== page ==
- Children, Schools and Families Committee Contents

Further supplementary memorandum submitted by Ofsted to Graham Stuart MP

  I was grateful for the opportunity to give evidence to the Select Committee on Wednesday 6 May, as part of your inquiry into School Accountability. During the session, you asked me about the proportion of secondary schools judged as satisfactory, and I said that I would provide figures to outline the general trend of improvement over the last three years.

In order to gain an understanding of the improvement of the sector, it is important to look at the proportion of schools that is satisfactory or better. Over the last three years (up to autumn 2008), the proportion of inadequate schools has declined and therefore, the proportion that are satisfactory or better has increased from 87% to 94%. Indeed, the proportion of outstanding schools in the autumn term 2008 was double that in the autumn term 2005.

  Although I am cautious about making general statements based on only one term's data, you will see that the chart below shows a general trend of improvement since 2005.

  It is also the case that, as Ofsted has worked to "raise the bar" with each new inspection framework, what was judged as satisfactory four years ago would not necessarily be judged as satisfactory now. For example, we have added additional inspection requirements since 2005, such as the duty to promote community cohesion and the use of challenging targets to raise standards. As a consequence, what we now require for a school to be judged satisfactory is more demanding than was the case in 2005-06, when the current inspection framework was introduced. Similar proportions should, therefore, be seen as evidence of continued improvement.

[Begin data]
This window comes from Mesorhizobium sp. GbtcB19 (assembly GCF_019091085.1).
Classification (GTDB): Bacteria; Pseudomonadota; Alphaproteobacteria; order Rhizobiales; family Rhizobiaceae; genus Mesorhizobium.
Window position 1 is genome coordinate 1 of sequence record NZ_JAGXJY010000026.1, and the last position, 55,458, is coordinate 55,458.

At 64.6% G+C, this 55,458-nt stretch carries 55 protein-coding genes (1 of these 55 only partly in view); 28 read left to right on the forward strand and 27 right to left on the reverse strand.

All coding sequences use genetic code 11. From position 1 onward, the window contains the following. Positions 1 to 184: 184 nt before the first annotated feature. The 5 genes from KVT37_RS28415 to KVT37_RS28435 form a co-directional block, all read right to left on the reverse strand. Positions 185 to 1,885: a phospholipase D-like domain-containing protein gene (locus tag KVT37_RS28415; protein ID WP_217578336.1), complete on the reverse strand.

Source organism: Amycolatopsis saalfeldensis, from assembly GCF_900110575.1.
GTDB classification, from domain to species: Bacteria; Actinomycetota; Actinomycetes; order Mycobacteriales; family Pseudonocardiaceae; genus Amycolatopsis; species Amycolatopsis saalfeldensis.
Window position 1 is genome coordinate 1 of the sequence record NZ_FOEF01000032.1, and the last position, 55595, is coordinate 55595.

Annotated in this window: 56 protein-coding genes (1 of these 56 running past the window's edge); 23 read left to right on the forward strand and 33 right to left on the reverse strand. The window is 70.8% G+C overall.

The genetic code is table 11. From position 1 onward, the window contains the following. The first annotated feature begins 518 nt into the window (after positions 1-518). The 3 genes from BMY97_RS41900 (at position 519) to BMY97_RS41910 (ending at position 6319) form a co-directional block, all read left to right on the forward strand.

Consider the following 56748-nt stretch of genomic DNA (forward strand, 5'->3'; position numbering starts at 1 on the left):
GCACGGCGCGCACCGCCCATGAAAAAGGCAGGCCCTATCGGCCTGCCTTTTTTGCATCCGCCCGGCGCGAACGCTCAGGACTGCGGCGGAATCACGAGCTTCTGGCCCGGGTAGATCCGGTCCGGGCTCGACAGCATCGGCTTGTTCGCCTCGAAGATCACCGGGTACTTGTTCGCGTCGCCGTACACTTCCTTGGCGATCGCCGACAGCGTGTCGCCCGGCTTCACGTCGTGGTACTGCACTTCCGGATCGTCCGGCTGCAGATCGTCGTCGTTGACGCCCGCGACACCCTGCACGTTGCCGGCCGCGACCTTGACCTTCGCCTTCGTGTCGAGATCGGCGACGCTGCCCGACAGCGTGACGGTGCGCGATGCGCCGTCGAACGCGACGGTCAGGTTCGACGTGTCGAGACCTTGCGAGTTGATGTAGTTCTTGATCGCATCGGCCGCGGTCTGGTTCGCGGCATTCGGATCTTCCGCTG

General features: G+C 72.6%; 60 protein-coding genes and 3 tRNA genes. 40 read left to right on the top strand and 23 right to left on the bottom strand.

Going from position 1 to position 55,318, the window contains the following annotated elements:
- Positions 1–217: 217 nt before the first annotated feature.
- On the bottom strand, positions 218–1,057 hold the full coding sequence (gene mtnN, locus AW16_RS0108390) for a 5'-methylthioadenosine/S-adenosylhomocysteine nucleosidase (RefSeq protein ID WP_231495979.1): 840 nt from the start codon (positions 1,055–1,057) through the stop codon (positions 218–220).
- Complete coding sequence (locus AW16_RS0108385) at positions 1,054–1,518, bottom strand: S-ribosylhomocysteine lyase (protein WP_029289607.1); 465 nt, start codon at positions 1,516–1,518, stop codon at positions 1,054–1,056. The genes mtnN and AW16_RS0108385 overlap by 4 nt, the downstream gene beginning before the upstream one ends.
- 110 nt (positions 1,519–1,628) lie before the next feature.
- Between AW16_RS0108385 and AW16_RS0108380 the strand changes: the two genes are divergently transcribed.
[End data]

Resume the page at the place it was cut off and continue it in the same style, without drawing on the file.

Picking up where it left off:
You will recall that I also mentioned that we are planning to increase the number of monitoring visits we make to schools that have been judged as satisfactory. This new series of visits was introduced in 2007 and we currently make a return visit to around 5% of schools that have been judged to be satisfactory. The success of these visits, welcomed by schools, means they will be increased from September 2009. Although final plans are yet to be agreed, I anticipate that around 40% of all satisfactory schools will receive such a visit. In this way, Ofsted will be able to ensure that schools which were judged as satisfactory overall continue to be monitored, and to improve.

  As I said at the time, I consider the inquiry into School Accountability to be a very important and well-timed opportunity to scrutinise the wider framework of accountability for schools. If there are any aspects of this inquiry on which you would like anything further from Ofsted, please be in touch.

Christine Gilbert

Her Majesty's Chief Inspector

May 2009

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